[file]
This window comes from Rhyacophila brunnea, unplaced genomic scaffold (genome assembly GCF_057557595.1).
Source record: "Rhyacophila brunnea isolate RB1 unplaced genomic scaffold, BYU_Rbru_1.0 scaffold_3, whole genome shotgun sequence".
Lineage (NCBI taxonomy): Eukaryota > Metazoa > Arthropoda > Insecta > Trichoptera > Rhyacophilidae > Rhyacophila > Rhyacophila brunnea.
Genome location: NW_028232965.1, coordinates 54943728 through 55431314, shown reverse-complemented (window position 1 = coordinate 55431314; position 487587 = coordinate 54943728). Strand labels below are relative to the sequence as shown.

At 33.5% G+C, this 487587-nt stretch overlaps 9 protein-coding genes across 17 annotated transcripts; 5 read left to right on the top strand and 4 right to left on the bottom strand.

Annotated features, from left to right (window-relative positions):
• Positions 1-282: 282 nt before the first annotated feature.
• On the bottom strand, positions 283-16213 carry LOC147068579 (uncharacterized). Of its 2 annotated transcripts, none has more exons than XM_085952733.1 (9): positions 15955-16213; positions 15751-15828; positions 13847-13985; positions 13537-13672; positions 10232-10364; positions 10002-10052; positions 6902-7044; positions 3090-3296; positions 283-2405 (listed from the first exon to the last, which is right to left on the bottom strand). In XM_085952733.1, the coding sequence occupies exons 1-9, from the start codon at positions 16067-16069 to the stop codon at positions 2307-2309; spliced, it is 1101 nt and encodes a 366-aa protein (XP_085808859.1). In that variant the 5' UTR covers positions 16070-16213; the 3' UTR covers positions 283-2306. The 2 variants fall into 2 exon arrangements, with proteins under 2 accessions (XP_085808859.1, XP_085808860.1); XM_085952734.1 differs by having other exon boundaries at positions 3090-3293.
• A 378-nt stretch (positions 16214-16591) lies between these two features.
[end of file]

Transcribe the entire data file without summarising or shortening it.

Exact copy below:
This window comes from Rhyacophila brunnea, unplaced genomic scaffold (genome assembly GCF_057557595.1).
Source record: "Rhyacophila brunnea isolate RB1 unplaced genomic scaffold, BYU_Rbru_1.0 scaffold_3, whole genome shotgun sequence".
Lineage (NCBI taxonomy): Eukaryota > Metazoa > Arthropoda > Insecta > Trichoptera > Rhyacophilidae > Rhyacophila > Rhyacophila brunnea.
Genome location: NW_028232965.1, coordinates 54943728 through 55431314, shown reverse-complemented (window position 1 = coordinate 55431314; position 487587 = coordinate 54943728). Strand labels below are relative to the sequence as shown.

At 33.5% G+C, this 487587-nt stretch overlaps 9 protein-coding genes across 17 annotated transcripts; 5 read left to right on the top strand and 4 right to left on the bottom strand.

Annotated features, from left to right (window-relative positions):
• Positions 1-282: 282 nt before the first annotated feature.
• On the bottom strand, positions 283-16213 carry LOC147068579 (uncharacterized). Of its 2 annotated transcripts, none has more exons than XM_085952733.1 (9): positions 15955-16213; positions 15751-15828; positions 13847-13985; positions 13537-13672; positions 10232-10364; positions 10002-10052; positions 6902-7044; positions 3090-3296; positions 283-2405 (listed from the first exon to the last, which is right to left on the bottom strand). In XM_085952733.1, the coding sequence occupies exons 1-9, from the start codon at positions 16067-16069 to the stop codon at positions 2307-2309; spliced, it is 1101 nt and encodes a 366-aa protein (XP_085808859.1). In that variant the 5' UTR covers positions 16070-16213; the 3' UTR covers positions 283-2306. The 2 variants fall into 2 exon arrangements, with proteins under 2 accessions (XP_085808859.1, XP_085808860.1); XM_085952734.1 differs by having other exon boundaries at positions 3090-3293.
• A 378-nt stretch (positions 16214-16591) lies between these two features.